Programming Languages

Welcome to the Programming Languages (PL) research group of the Johannes Gutenberg University Mainz, led by Sebastian Erdweg.

The PL team develops programming languages and programming tools that help developers to tackle the inherent complexity of software:
 application intent, security, performance, safety, and correctness. Our key research topics are domain-specific languages, logic programming, static analysis, and incremental computing.

(Left to right: Runqing Xu, André Pacak, Armand Lego, David Klopp, Prashant Kumar, Sebastian Erdweg, Stefan Marx. Missing: Katharina Brandl)

Programming languages are arguably the most important tool for developing software. The goal of the Programming Languages research group is to support developers in creating and maintaining reliable and efficient software systems. To this end, we research novel programming languages, programming tools, and programming methods. The group particularly focusses on software-development approaches based on linguistic abstractions and domain-specific languages (DSLs). We are both concerned with how such abstractions and languages can be best designed as well as how they can be realized effectively. We complement this research with investigating novel methods in static analysis and logic programming, with which bugs and optimization potential can be discovered during compilation. We study how sound static analyses can be constructed systematically and how to execute them incrementally in Datalog.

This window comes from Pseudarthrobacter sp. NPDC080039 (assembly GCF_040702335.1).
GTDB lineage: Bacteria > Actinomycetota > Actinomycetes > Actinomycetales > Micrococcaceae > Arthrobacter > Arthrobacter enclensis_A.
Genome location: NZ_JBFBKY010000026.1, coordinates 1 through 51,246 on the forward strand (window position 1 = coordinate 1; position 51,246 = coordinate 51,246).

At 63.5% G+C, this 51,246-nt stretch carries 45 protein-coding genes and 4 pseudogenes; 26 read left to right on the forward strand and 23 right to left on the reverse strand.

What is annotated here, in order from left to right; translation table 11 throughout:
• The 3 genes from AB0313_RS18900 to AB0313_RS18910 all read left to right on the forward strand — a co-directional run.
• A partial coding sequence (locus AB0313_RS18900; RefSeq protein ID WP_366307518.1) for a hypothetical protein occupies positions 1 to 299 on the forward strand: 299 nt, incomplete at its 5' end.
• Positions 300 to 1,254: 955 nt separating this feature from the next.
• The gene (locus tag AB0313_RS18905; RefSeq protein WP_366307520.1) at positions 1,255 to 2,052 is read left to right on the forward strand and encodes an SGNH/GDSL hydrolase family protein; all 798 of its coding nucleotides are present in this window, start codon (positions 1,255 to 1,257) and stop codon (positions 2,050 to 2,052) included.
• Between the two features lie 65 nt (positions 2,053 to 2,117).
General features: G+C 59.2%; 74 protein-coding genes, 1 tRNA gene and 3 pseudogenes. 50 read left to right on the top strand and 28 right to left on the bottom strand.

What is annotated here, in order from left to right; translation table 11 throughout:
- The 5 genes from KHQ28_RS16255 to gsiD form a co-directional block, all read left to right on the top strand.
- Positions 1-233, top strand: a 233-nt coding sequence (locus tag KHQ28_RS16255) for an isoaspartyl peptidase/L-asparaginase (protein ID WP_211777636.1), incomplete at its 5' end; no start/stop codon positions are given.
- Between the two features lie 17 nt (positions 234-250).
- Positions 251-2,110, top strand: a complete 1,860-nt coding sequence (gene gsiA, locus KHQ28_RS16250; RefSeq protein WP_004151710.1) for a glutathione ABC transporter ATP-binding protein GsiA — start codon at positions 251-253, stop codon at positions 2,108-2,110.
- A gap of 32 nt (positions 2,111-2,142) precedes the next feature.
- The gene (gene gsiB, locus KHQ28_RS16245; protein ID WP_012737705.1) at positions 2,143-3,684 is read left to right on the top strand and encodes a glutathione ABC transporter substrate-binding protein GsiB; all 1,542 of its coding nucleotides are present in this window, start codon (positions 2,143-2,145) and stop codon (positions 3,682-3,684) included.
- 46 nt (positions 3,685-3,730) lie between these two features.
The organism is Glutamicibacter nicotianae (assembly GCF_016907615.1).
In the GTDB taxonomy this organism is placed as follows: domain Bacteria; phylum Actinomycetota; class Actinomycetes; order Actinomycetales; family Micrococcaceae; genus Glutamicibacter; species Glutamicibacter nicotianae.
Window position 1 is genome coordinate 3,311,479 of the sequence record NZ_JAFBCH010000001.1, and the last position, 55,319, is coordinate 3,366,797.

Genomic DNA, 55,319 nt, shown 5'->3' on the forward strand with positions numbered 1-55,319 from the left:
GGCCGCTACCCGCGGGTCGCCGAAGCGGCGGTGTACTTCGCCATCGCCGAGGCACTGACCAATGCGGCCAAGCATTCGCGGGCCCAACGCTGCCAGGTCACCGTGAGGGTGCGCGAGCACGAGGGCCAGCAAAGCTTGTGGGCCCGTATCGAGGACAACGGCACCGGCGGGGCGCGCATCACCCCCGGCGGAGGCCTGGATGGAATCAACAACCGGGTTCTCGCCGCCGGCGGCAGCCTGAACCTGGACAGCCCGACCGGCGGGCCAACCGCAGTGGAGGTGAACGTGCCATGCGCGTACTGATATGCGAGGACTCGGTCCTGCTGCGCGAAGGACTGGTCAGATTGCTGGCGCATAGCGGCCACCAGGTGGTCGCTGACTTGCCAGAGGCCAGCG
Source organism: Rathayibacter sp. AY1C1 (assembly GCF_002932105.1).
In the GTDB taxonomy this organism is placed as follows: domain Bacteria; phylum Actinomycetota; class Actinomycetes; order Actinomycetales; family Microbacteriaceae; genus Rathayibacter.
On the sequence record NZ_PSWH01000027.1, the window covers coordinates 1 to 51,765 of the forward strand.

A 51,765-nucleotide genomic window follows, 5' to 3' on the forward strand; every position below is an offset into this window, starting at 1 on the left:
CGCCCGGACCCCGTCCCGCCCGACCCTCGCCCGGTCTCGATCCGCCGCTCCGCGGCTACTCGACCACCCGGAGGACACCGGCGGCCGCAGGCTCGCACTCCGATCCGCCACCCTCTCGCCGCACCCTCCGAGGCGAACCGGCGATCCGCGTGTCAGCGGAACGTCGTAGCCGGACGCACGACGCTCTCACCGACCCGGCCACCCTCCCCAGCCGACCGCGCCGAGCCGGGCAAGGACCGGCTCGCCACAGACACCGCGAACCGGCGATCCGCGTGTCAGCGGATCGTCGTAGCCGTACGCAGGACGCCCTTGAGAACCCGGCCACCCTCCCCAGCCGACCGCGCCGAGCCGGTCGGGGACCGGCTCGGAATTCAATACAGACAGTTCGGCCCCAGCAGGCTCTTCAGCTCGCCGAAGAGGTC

Incremental computing is a focus area of the Programming Languages research group, not least due to the ERC project AutoInc. Incremental computations react to input changes rather than recomputing their result from scratch, which is known to deliver asymptotic speedups in theory and order-of-magnitude speedups in practice. However, current approaches to incrementality have limited applicability: They either require expert knowledge, or only support specialized domains (e.g. database queries), or only yield modest speedups. The goal of our research is to develop a methodology for automatically incrementalizing computations and significantly improving their time and energy efficiency.